I was as pleased as the next person to see that young Frenchan Christophe Lemaître became the first white man to legally run under 10 seconds for the 100m. I find it interesting when there are cultural outliers in sport, but I try not to give too much credence to such things.
Hopefully this distinction can finally be laid to bed and Lemaître can get on with the rest of his career without having to carry a burden on his shoulders that has seemingly got in the way of previous talented white sprinters progressing.
Before today, there had been 446 legal sub-10-second performances in the men’s 100m; all of them achieved by 69 different sprinters of African-Caribbean descent and one of Aborigine descent. Lemaître has become the 62nd fastest athlete of all time with his performance of 9.98 at the French Championships.
It’s not racist to acknowledge the difference between the number of African-Caribbean sprinters and white sprinters to run sub-10 seconds for 100m. Racism is discriminatory or abusive behaviour towards members of a particular race. Realising that athletes of African-Caribbean descent have historically been more successful in the 100m is simply being observant, and we shouldn’t be afraid of noticing that.
People took note when Tiger Woods broke out onto the international golfing scene because very few black golf players had reached such a high level in that sport before. The Williams sisters also garnered a lot of attention when they first made an impact in the tennis world as it had mainly been a sport in which many white people had previously succeeded.
What we should be afraid of, however, is getting carried away with such accolades and recognising them as an athlete’s greatest achievement. Winning a medal at a global championships or setting a world record should far outweigh any arbitrary achievement. I’m sure Dieter Bauman values his 1992 Olympic gold medal more than his achievement of being one of the fastest white men over 5000m.
It begs the question – does Lemaître have the potential to become an Olympic champion? While it’s impossible to predict who will win gold at future championships (especially while Usain Bolt is still around!), we can compare Lemaître’s times to what other sprinters ran at the same age, in their first year of being a senior.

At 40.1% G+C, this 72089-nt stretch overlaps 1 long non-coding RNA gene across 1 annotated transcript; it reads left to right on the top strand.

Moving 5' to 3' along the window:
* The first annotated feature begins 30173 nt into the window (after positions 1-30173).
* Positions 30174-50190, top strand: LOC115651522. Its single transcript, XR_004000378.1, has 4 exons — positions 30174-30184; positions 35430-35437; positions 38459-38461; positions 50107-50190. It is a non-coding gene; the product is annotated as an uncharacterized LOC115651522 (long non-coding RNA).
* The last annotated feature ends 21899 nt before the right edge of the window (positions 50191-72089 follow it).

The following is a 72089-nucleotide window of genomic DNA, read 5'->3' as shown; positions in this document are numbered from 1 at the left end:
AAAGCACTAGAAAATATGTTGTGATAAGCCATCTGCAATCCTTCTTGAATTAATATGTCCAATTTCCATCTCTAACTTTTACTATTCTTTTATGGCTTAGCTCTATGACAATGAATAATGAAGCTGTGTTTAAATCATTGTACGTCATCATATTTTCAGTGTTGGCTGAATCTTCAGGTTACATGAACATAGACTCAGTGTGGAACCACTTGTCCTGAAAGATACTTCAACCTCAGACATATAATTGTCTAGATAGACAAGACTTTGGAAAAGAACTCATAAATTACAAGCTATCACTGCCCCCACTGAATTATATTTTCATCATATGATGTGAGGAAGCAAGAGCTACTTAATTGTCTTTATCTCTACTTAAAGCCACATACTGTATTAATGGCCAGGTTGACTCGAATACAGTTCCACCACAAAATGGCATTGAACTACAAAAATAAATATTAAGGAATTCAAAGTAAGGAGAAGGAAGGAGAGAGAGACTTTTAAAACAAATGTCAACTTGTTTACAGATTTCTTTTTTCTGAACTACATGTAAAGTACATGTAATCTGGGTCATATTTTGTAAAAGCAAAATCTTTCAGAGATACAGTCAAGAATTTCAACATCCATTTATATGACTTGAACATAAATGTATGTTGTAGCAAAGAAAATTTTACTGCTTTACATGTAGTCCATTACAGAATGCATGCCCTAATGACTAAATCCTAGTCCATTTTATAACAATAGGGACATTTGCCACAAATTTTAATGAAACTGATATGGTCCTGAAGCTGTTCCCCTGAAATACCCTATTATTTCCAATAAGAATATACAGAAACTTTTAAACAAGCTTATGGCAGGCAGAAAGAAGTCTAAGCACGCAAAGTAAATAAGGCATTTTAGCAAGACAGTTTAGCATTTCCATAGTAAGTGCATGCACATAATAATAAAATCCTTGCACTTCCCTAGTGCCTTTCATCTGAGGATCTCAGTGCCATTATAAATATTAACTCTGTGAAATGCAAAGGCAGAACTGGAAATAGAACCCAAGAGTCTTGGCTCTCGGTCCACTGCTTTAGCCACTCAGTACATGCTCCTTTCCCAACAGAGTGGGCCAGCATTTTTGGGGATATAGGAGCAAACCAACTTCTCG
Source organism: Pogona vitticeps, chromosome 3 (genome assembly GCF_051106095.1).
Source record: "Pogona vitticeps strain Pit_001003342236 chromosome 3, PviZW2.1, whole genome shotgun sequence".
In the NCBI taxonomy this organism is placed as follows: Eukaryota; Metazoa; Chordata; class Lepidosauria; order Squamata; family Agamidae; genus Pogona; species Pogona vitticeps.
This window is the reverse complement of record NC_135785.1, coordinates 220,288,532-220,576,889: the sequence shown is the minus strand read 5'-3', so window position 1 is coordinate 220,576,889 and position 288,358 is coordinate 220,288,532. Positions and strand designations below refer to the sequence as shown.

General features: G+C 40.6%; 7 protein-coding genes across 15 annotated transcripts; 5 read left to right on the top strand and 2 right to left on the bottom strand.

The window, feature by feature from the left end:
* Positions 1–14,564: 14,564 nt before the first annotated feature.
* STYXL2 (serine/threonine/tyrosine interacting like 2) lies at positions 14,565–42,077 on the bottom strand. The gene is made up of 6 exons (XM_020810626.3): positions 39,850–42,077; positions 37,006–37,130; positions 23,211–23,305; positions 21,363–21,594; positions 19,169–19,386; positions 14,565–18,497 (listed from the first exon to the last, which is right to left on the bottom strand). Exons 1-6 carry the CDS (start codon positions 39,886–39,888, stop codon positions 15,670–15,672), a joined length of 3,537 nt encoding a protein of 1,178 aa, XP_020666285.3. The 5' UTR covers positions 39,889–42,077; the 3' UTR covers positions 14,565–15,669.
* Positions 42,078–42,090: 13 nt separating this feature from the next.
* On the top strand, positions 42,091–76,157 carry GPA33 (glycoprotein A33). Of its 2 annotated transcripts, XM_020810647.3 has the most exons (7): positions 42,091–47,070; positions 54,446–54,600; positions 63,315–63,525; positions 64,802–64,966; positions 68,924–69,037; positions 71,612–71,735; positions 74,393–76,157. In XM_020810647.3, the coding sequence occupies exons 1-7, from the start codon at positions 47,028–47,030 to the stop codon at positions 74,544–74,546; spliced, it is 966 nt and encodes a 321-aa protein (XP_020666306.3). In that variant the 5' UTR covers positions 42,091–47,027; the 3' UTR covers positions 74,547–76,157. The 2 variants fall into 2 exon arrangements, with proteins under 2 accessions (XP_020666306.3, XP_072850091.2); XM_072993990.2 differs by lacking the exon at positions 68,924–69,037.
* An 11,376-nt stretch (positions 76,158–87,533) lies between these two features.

Jamaica’s Yohan Blake, who is one year older than Lemaître, last year clocked 9.93 seconds for 100m to set a world age-19 best. Before that Nigeria’s Seun Ogunkoya possessed the fastest time by a 19-year-old with 9.97. After that, Lemaître is the next fastest with his 9.98, closely followed by Samuel Francis (9.99) and Carl Lewis (10.00).
Put simply, Lemaître is the third fastest sprinter ever at age 19/20. Faster than Carl Lewis, faster than Dwain Chambers, and significantly faster than what former world record-holder Asafa Powell and former double world champion Tyson Gay achieved at that age. See the diagram on the right for a visual indication of how Lemaître compares to other sprinters at age 20. (In case you’re wondering, Usain Bolt didn’t attempt the 100m until he was 21 years old; it was a 10.03 clocking).
On pure potential alone, Lemaître could become one of the greatest sprinters ever. Of course he could fade away and never again improve on his PB, but all the signs are pointing towards him having a pretty successful career. What I like about Lemaître is that he is looking beyond being the first white guy under 10 seconds and wants to achieve tangible success – namely championship medals.
Lemaître is still some way from being the next Usain Bolt, but he is already well on his way to being an accomplished elite sprinter. Similarly, we should also have just as much anticipation for the future achievements of the likes of Yohan Blake, Ryan Bailey, D’Angelo Cherry, Ramil Guliyev and all the other talented young sprinters emerging right now, regardless of their skin colour.
Tiger Woods went beyond simply being ‘the best black golfer’ and became arguably the greatest ever in his sport. The Williams sisters didn’t stop at being the best ever black tennis players; they transformed the game and have now secured their place in the tennis hall of fame. Now that Lemaître has this sub-10 clocking to his name, he (and we) can move on from him being ‘the fastest ever white man’ and look forward to him potentially becoming one of the greatest sprinters, period.
In a couple of decades’ time, we could be looking back on what Lemaître has accomplished during his career; recalling a handful of championship medals (some gold maybe), a European record, and then somewhere towards the end there will be a recollection of: “oh, and remember that time when he first broke 10 seconds?” If that were to become the defining moment of his career, it would quite simply be a travesty.